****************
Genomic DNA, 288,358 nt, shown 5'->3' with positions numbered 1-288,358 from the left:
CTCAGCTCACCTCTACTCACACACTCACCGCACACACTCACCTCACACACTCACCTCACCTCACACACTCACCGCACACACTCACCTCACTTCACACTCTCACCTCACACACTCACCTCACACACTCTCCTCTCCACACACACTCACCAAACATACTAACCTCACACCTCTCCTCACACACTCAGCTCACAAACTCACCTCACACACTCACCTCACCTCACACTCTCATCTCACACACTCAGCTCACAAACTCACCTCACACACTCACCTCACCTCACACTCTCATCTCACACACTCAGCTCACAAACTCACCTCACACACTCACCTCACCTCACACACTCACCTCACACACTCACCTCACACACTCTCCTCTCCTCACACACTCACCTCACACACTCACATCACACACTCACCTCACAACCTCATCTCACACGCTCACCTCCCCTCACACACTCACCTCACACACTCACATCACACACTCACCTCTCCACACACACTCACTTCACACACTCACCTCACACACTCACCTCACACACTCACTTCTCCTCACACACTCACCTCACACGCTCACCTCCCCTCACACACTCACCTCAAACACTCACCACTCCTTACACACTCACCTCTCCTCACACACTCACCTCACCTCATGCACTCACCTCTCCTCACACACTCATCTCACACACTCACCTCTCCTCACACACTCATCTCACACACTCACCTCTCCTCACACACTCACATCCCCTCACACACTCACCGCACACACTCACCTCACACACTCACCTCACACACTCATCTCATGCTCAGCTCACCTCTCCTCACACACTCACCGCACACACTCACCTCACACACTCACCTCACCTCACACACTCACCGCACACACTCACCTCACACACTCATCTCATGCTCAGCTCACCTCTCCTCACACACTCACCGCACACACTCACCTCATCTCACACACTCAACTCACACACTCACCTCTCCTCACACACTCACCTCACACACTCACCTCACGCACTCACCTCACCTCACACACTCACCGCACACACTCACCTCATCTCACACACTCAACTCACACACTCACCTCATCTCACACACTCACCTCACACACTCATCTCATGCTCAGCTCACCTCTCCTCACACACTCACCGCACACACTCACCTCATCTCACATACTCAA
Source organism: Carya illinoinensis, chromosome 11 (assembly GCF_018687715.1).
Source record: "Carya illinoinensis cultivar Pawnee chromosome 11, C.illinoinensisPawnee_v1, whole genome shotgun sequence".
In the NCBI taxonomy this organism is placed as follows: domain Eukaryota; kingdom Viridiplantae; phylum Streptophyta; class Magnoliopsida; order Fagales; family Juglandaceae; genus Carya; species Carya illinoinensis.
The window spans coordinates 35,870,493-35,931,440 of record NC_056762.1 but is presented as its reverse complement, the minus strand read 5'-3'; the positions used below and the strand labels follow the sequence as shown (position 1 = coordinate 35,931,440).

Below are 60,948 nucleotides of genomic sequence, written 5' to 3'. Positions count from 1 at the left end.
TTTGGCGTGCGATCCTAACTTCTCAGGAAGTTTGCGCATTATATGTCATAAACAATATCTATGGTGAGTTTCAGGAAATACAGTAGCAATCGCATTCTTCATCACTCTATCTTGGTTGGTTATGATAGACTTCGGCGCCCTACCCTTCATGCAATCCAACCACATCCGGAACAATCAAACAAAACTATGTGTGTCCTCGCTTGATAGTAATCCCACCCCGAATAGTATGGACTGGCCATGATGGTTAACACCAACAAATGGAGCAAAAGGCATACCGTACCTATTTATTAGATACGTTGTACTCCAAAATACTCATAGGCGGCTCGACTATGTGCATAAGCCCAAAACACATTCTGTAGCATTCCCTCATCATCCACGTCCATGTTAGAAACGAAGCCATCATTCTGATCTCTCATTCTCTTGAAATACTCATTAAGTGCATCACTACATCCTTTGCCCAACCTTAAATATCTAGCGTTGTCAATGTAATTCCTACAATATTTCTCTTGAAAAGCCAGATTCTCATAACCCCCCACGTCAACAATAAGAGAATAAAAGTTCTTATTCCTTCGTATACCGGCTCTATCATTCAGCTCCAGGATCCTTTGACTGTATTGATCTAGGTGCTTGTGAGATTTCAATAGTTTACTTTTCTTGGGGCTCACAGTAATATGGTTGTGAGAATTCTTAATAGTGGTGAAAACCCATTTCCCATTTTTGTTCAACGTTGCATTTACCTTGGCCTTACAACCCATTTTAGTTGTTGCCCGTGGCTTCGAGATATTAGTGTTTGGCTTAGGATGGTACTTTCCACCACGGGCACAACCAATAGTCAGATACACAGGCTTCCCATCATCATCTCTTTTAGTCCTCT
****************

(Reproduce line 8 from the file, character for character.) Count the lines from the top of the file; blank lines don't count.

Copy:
TTTGGCGTGCGATCCTAACTTCTCAGGAAGTTTGCGCATTATATGTCATAAACAATATCTATGGTGAGTTTCAGGAAATACAGTAGCAATCGCATTCTTCATCACTCTATCTTGGTTGGTTATGATAGACTTCGGCGCCCTACCCTTCATGCAATCCAACCACATCCGGAACAATCAAACAAAACTATGTGTGTCCTCGCTTGATAGTAATCCCACCCCGAATAGTATGGACTGGCCATGATGGTTAACACCAACAAATGGAGCAAAAGGCATACCGTACCTATTTATTAGATACGTTGTACTCCAAAATACTCATAGGCGGCTCGACTATGTGCATAAGCCCAAAACACATTCTGTAGCATTCCCTCATCATCCACGTCCATGTTAGAAACGAAGCCATCATTCTGATCTCTCATTCTCTTGAAATACTCATTAAGTGCATCACTACATCCTTTGCCCAACCTTAAATATCTAGCGTTGTCAATGTAATTCCTACAATATTTCTCTTGAAAAGCCAGATTCTCATAACCCCCCACGTCAACAATAAGAGAATAAAAGTTCTTATTCCTTCGTATACCGGCTCTATCATTCAGCTCCAGGATCCTTTGACTGTATTGATCTAGGTGCTTGTGAGATTTCAATAGTTTACTTTTCTTGGGGCTCACAGTAATATGGTTGTGAGAATTCTTAATAGTGGTGAAAACCCATTTCCCATTTTTGTTCAACGTTGCATTTACCTTGGCCTTACAACCCATTTTAGTTGTTGCCCGTGGCTTCGAGATATTAGTGTTTGGCTTAGGATGGTACTTTCCACCACGGGCACAACCAATAGTCAGATACACAGGCTTCCCATCATCATCTCTTTTAGTCCTCT